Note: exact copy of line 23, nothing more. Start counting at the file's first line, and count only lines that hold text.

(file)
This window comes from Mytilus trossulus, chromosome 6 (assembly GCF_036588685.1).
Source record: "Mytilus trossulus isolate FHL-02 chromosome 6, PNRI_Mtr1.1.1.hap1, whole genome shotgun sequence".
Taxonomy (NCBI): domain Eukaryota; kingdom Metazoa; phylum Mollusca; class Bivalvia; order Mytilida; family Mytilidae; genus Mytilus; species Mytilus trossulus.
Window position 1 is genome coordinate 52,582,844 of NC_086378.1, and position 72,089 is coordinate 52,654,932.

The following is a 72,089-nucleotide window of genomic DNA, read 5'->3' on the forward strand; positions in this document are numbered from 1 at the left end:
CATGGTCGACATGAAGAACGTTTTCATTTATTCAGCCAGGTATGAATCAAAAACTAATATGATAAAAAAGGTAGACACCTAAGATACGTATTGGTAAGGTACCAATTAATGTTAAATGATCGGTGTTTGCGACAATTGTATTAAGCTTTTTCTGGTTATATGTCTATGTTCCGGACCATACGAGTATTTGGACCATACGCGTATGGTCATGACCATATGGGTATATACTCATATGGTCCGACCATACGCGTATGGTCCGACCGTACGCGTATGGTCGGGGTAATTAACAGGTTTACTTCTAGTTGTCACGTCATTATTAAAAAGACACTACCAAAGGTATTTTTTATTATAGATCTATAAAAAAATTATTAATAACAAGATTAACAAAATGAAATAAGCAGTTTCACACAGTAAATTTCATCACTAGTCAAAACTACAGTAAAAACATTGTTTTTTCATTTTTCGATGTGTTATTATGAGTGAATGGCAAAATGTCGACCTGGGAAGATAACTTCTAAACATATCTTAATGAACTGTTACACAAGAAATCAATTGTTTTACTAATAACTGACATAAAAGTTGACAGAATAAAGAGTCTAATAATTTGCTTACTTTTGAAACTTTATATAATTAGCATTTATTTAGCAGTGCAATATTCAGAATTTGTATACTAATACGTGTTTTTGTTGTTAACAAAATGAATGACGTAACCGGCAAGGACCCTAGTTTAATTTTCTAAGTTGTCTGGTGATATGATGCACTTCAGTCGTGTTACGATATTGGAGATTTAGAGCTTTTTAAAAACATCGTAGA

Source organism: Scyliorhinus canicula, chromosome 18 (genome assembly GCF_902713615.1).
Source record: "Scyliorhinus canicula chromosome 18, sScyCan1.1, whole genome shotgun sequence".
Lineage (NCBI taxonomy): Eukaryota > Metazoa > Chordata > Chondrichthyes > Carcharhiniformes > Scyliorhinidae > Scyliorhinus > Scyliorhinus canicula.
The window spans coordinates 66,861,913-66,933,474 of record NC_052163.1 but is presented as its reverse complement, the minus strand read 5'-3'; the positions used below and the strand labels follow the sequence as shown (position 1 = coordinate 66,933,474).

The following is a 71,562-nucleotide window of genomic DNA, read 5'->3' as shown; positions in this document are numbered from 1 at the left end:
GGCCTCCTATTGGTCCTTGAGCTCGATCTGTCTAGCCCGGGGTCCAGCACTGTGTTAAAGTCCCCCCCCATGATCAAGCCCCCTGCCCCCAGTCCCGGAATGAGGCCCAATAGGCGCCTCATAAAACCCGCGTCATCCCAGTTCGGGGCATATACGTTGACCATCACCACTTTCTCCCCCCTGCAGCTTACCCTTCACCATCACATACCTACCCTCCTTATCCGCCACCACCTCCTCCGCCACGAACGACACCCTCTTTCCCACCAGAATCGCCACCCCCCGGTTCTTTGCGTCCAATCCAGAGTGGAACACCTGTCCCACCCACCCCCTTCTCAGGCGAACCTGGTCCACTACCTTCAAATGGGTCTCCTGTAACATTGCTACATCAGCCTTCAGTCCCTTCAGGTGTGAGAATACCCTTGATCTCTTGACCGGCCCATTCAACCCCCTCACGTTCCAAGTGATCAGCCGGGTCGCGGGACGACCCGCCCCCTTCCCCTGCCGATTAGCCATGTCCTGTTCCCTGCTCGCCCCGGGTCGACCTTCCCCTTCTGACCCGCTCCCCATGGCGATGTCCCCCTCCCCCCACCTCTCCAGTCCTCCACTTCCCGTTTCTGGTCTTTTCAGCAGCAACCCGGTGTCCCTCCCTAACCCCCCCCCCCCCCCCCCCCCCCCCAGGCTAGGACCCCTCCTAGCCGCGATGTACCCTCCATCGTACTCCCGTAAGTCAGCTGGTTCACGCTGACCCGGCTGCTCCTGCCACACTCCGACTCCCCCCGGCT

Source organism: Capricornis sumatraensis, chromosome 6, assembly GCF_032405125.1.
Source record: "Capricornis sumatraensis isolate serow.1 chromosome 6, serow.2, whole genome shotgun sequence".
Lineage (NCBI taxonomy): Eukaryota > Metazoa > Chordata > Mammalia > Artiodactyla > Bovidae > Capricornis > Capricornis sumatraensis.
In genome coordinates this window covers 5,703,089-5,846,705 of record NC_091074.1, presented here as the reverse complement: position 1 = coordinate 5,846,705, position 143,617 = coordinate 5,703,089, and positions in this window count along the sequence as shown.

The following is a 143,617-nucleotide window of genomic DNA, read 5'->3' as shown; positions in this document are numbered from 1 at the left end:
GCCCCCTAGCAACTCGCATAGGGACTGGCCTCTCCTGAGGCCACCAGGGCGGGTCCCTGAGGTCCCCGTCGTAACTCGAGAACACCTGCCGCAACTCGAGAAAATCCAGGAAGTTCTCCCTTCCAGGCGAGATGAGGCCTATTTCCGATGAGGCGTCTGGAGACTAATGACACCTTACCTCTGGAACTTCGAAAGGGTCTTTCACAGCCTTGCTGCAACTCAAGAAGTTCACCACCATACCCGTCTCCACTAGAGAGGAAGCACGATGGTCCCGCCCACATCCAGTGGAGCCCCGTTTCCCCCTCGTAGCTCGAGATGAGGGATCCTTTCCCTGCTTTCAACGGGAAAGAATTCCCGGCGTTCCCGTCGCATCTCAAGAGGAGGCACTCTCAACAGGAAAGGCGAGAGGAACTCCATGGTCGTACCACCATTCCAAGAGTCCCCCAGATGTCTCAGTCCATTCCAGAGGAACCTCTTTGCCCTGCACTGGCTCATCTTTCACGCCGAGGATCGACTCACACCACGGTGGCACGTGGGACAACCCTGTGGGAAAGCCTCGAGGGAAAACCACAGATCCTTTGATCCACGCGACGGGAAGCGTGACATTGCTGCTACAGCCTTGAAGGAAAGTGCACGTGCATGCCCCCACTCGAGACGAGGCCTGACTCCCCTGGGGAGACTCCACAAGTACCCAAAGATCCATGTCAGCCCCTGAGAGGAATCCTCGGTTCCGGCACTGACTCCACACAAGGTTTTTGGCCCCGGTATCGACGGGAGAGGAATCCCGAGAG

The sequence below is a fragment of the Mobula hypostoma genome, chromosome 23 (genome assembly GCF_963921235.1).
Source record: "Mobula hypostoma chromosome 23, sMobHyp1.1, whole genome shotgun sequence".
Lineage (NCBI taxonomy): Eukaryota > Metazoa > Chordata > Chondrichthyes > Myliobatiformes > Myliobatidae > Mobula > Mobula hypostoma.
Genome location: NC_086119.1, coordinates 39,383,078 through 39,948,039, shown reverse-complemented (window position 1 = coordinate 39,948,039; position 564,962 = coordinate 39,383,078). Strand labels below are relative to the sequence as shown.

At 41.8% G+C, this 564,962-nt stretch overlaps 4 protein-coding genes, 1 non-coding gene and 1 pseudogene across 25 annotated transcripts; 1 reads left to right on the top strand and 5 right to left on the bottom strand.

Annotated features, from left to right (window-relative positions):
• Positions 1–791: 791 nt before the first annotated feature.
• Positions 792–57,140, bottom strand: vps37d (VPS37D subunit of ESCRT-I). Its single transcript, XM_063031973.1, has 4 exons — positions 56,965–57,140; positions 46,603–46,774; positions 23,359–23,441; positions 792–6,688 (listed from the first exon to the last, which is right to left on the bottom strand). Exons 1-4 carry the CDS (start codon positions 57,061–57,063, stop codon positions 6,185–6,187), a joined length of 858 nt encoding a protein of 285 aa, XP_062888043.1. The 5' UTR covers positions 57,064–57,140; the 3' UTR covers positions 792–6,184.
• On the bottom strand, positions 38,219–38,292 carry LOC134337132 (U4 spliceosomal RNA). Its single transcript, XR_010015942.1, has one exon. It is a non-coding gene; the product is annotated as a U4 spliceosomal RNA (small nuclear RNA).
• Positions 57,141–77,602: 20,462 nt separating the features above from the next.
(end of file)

At 41.8% G+C, this 564,962-nt stretch overlaps 4 protein-coding genes, 1 non-coding gene and 1 pseudogene across 25 annotated transcripts; 1 reads left to right on the top strand and 5 right to left on the bottom strand.